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About Us
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the most recent SAASS Constitution draft here

What is the Southern African Archaeology Student Society?

This society serves as a community for students to have a system and an organisation to engage with academically, which motivates and creates opportunities for students to network with one another and with other professional researchers in archaeology. As well as to gain further insight into laboratory and practical field skills.

What is the Council?


The Southern African Archaeological Student Council (SAASC) was formed as a body representing the needs of students. The council aims to not only help students in their development as academics but also as a support system, with the annual student development workshop (SDW) becoming a forum to air out grievances and investigate solutions as well as hosting students from various universities and countries to enrich their academic paths in the form of workshops on various specialisations and topics. 

Our vision and goals

Hand Drawing

SAASC envisions to advance collegiality, foster a sense of belonging and promote collaboration among SADC archaeology students and early career professionals. The council believes in and supports transformation and decolonising of the discipline by providing an equitable and inclusive platform for the emerging voices. The processes and actions to arrive at this endeavour is supported by providing access and facilitating opportunities and resources through student led-initiatives for cohesive enrichment and development.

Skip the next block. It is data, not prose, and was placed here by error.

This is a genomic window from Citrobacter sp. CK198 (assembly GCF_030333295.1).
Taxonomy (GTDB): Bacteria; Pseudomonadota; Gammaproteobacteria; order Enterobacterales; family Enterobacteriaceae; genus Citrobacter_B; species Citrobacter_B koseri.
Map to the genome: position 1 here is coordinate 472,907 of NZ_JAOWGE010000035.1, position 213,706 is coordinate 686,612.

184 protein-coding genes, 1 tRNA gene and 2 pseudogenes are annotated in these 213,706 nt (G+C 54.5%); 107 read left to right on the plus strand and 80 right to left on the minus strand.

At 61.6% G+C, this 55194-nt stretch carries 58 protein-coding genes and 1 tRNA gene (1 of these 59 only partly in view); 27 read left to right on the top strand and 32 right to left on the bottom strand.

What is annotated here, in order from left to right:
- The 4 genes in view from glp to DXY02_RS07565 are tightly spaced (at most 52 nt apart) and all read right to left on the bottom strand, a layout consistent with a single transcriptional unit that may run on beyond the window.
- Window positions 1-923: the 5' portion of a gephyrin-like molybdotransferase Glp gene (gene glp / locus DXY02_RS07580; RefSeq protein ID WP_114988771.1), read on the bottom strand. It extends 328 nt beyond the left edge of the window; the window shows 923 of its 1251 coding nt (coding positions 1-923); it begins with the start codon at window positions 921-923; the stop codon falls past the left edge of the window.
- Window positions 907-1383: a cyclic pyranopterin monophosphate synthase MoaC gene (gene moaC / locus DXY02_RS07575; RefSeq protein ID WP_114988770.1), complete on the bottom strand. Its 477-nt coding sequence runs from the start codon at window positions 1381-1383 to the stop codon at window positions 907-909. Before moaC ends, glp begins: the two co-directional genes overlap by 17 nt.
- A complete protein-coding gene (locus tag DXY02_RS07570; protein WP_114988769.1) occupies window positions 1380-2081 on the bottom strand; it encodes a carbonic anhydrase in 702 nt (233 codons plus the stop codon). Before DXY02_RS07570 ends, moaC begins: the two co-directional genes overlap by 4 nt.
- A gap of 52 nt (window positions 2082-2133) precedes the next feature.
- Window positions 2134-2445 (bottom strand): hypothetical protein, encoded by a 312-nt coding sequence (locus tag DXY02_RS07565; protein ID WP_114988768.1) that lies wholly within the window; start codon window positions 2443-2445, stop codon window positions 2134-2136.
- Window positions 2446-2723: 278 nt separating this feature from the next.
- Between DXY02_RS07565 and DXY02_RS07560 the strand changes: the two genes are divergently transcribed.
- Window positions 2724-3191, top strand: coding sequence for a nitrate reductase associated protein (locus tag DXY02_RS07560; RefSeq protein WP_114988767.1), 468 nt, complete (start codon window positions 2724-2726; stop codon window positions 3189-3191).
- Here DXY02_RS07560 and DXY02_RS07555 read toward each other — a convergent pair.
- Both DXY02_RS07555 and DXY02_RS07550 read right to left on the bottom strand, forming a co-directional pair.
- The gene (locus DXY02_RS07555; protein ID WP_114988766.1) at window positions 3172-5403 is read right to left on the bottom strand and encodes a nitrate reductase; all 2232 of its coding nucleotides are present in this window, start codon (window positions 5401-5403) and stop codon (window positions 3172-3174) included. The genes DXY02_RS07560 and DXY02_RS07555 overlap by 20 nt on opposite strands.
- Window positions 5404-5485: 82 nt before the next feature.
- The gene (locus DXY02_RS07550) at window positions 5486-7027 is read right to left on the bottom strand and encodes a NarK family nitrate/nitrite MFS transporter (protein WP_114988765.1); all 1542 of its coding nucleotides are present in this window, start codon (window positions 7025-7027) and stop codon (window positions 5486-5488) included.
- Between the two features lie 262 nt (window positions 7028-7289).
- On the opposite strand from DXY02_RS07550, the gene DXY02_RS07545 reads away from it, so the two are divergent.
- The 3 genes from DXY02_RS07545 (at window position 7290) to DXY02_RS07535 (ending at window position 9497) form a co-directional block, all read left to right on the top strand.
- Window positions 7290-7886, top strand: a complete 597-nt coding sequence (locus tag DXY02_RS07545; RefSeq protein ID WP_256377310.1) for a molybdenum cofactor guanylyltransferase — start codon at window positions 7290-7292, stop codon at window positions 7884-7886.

Student Development Workshop


The idea was conceived by Dr Tim Forssman and Dr Matt Lotter in 2011 while, as students, they attended an ASAPA conference and felt there was a gap to include students and their needs in order to have a successful career. They thus developed the workshop, which has been held every year since 2013 and has introduced those who have attended it to the various elements of requirements of different archaeological careers. With each workshop, we invite leading and early career experts to present on various topics ranging from fieldwork skills to laboratory analysis and from funding applications to publishing peer-reviewed papers and giving presentations.

The aim of the workshop is to bring students together from around the SADC region and teach them invaluable skills not taught in a university lecture theatre. Over the last eight years, the ASAPA-PAST sponsored SDW has shown itself to be an invaluable step in the lives of aspiring archaeologists. 

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